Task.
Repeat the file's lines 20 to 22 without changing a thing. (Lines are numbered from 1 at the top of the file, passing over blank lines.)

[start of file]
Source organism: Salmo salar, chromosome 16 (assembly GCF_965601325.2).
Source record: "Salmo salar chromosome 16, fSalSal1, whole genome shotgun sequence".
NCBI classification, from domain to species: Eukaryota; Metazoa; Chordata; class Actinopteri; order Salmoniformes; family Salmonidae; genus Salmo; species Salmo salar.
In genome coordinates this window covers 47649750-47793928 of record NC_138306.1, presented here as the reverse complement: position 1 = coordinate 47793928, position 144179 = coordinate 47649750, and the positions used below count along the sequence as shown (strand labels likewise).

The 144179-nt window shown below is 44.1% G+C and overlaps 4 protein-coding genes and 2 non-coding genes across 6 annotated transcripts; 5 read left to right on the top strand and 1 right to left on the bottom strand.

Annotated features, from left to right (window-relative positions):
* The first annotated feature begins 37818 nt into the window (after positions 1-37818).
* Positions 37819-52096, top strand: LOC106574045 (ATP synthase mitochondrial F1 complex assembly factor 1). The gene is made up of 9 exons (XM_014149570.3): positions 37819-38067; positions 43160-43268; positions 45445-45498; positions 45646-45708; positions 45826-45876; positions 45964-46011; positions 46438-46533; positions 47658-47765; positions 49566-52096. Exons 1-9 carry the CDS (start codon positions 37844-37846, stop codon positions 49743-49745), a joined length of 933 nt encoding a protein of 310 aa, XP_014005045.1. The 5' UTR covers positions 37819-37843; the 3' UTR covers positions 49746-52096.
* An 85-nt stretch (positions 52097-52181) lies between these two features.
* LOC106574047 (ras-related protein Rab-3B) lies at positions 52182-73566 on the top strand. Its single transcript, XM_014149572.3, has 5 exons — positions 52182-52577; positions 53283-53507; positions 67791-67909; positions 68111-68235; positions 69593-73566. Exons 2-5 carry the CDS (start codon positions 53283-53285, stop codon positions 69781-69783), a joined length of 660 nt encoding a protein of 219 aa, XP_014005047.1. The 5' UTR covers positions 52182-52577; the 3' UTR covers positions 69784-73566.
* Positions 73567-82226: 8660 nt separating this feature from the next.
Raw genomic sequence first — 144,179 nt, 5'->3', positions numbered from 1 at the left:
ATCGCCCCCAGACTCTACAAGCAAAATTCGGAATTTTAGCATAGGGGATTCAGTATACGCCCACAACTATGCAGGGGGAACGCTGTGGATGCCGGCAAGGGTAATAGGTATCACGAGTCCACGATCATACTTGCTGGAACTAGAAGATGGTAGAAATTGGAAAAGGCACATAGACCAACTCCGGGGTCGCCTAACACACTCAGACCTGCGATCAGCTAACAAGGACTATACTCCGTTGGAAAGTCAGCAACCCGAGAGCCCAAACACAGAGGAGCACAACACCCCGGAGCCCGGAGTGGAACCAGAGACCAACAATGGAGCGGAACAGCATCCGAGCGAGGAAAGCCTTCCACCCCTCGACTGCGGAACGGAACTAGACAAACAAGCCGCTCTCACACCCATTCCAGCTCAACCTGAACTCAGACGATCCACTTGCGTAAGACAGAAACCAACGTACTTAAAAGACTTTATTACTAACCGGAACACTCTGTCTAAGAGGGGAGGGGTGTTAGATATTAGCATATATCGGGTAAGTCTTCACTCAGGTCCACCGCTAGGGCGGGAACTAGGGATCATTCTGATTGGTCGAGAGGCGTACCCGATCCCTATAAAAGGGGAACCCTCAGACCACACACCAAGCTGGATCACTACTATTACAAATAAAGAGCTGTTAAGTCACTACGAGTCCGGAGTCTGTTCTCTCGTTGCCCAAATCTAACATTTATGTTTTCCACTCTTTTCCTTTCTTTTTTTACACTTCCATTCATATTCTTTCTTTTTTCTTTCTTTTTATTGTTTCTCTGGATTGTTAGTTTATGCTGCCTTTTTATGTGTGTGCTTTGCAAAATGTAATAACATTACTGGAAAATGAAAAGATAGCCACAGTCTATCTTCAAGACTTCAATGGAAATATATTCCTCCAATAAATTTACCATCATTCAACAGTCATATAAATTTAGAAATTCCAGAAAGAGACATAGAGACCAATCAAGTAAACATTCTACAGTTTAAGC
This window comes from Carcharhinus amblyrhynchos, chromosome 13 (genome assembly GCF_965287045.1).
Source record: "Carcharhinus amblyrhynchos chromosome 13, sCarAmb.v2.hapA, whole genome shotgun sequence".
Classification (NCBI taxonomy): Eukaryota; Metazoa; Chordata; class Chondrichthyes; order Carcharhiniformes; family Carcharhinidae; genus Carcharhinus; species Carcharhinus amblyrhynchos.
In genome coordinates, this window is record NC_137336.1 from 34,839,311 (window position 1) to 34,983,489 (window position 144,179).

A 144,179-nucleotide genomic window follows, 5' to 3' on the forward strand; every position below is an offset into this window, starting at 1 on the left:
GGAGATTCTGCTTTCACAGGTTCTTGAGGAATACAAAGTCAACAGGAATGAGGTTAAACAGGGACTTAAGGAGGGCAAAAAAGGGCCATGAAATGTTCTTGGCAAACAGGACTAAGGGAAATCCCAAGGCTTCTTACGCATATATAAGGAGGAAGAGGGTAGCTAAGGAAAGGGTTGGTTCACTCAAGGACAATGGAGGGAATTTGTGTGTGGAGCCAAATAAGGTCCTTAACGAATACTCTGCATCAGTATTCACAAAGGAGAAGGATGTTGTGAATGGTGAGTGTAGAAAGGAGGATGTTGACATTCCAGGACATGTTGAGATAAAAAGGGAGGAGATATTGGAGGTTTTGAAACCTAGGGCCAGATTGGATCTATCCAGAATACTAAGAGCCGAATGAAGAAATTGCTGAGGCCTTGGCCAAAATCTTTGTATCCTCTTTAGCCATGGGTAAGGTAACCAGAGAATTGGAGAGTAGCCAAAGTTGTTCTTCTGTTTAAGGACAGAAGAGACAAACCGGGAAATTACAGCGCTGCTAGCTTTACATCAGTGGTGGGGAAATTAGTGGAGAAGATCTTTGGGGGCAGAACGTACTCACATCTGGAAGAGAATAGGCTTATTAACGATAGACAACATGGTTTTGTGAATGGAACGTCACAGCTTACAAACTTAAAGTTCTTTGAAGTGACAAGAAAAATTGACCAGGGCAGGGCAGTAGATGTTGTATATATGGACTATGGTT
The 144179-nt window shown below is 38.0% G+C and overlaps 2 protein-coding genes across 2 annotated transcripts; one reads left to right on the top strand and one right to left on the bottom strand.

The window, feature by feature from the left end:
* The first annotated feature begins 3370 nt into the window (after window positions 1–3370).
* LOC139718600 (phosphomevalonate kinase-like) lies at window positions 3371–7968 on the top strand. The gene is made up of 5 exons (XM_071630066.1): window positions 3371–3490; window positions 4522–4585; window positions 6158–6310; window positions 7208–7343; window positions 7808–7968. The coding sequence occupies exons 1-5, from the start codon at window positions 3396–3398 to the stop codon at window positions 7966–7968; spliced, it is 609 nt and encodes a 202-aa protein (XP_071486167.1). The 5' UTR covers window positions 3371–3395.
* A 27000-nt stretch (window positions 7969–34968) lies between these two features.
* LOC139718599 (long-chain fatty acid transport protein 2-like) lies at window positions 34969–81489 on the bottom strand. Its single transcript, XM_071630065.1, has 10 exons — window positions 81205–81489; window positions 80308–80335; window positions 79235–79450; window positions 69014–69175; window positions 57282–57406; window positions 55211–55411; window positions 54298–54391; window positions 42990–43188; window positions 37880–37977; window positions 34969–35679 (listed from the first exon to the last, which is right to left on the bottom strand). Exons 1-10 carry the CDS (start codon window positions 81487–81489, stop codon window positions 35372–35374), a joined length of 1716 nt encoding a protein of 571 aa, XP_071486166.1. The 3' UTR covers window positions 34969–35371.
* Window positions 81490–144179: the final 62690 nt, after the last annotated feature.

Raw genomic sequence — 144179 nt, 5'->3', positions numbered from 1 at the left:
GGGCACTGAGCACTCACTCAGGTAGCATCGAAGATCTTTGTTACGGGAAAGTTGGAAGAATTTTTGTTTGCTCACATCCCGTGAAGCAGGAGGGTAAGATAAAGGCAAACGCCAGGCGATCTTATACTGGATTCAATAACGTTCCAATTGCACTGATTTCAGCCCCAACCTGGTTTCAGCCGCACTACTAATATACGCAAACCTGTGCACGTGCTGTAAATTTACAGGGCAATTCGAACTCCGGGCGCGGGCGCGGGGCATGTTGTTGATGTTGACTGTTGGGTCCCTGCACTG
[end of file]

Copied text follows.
The 144179-nt window shown below is 38.0% G+C and overlaps 2 protein-coding genes across 2 annotated transcripts; one reads left to right on the top strand and one right to left on the bottom strand.

The window, feature by feature from the left end:
* The first annotated feature begins 3370 nt into the window (after window positions 1–3370).